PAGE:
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Cashing in on the death of cash

Lex Hall  |  19 Mar 2021Text size  Decrease  Increase  |  
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Predictions of the death of cash have been building for a while now. Fewer ATMs, tap-and-go payments, transaction apps, and of course the national payments platform. I knew cash was well and truly doomed when I saw a parent the other day prevent her toddler from picking up a stray $5.

“Dirty!” the mother said, snuffing out what was presumably her child’s first taste of free money. Perhaps the mother was right. Perhaps it was either a covid-carrier or proceed of crime. Is the convenience and trust of tangible paper a thing of the past?

A decade from now I think digital payments will be the norm, and people will give you odd looks if you try to pay with cash,” said Capital Group’s Jody Jonsson this week—a week which coincided with the Commonwealth Bank extending the cashless trend with its latest BNPL foray.

And recent data suggests Jonsson’s right. Earlier this month, FIS, a fintech company, estimated Australia will be mostly cashless within a few years. It says that by 2024, only around 2 per cent of transactions in Australia will occur using cash—down from 8.3 per cent in 2020.

“We’ve seen this trend for several years in developing countries—where many consumers had no bank accounts but did have mobile phones and adopted mobile payment technology quickly,” Jonsson says. “The pandemic accelerated use of digital payments around the world, including places where it hadn’t previously been ingrained in daily life. Once this crisis is over, I think a lot more people will be comfortable making digital payments, and they probably won’t feel the need to use cash as much as they did before.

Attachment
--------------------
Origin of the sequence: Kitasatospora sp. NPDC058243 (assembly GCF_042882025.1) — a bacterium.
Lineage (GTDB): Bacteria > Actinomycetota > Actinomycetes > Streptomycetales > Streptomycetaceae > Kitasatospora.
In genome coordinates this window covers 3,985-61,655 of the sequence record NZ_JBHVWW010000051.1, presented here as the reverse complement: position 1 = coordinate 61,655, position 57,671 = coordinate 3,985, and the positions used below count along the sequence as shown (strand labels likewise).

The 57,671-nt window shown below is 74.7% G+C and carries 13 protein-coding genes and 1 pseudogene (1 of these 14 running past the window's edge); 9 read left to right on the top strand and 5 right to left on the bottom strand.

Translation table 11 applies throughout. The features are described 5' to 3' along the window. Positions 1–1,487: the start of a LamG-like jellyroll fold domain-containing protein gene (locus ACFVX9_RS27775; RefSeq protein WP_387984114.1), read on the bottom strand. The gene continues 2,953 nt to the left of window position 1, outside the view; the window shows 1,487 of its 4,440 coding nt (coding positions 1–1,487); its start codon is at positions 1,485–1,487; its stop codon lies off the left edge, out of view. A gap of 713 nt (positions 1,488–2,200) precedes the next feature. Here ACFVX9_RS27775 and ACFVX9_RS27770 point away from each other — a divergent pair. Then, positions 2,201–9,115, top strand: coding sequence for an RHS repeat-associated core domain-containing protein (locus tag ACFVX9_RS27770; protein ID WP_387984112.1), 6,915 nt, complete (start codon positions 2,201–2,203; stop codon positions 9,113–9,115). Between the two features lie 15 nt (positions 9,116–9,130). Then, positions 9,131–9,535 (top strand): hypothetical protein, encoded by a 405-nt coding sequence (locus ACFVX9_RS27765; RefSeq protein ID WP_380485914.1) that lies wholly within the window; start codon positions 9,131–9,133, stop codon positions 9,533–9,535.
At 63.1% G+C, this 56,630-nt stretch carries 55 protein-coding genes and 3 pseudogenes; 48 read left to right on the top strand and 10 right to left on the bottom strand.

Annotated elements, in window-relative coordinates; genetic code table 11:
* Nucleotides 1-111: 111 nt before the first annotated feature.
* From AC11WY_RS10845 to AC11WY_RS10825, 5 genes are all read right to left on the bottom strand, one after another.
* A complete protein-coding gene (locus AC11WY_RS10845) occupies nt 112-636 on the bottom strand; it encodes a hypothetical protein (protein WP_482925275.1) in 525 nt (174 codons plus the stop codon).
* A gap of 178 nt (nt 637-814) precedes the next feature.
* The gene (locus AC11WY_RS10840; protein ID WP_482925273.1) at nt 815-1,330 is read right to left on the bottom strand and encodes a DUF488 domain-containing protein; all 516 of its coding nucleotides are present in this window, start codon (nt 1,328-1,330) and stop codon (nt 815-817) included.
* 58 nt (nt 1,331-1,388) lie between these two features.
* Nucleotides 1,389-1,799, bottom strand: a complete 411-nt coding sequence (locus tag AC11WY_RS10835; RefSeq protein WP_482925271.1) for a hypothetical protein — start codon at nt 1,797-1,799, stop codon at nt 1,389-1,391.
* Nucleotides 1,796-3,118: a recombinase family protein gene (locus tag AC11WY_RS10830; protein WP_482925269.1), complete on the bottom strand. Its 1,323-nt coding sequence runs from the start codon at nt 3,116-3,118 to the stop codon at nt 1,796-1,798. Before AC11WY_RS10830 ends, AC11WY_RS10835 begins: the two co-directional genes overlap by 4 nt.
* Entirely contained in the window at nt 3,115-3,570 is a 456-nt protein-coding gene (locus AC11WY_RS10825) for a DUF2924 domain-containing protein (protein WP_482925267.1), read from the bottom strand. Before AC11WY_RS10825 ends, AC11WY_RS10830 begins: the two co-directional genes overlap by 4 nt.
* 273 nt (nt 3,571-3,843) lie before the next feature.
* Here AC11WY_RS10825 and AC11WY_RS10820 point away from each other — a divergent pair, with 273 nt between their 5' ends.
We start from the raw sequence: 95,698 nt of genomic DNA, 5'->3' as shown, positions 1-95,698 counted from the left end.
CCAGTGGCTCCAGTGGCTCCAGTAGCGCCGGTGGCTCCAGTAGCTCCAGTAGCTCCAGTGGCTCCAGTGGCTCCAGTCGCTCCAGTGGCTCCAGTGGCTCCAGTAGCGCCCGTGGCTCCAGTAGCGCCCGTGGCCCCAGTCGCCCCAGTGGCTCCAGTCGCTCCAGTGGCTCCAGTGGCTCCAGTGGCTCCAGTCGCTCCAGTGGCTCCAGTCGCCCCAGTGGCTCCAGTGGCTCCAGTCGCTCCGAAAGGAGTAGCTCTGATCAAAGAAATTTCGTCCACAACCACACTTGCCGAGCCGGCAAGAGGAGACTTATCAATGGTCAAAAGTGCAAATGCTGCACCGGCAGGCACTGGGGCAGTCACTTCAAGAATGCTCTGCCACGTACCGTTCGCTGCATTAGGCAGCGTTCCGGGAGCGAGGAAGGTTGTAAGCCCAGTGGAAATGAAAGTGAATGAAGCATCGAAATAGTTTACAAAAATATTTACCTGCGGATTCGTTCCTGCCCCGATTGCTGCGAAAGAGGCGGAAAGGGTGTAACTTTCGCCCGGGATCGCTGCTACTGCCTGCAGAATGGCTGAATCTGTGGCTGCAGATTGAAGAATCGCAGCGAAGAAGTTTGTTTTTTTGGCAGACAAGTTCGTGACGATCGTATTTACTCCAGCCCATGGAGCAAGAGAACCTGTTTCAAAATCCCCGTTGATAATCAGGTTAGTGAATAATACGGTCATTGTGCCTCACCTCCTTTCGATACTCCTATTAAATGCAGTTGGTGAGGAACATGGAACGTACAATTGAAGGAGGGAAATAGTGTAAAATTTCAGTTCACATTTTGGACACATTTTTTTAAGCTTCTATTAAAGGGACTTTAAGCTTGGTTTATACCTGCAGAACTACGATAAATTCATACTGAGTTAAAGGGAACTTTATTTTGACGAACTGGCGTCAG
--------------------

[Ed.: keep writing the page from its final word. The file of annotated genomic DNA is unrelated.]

“As consumers become increasingly comfortable with the technology, companies with large global footprints could be poised to benefit. We’ve also seen strong growth in smaller companies based in countries such as Brazil that offer mobile payment platforms for merchants.”

Digital payments, on a global basis, surpassed cash payments just a couple of years ago, suggesting this trend still has a lot of room to run, according to Morningstar equity analyst Brett Horn. The global digital payments market is projected to grow from US$3,885 billion in 2019 to a staggering US$8,059 billion by 2023, growing 20 per cent annually. The trend is propelled by the global mobile payments market, which is set to skyrocket from US$1,139 billion in transaction value in 2019 to a US$4,690 billion by 2025, at a 27 per cent annual clip.

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The convenience of a cashless society sounds good and is good in practice. But disadvantages loom too. Will it leave us more vulnerable to data breaches, more surveillance, more manipulation of our spending habits, and of course, will cashless payments make it easier for the state to tax our hard-earned? (And if you’re wondering: yes, I did pocket that stray and dirty $5).

Digital paper trail: a selection of cashless companies

a table showing Morningstar status for Visa, Mastercard, MercadoLibre, Afterpay and Zip Co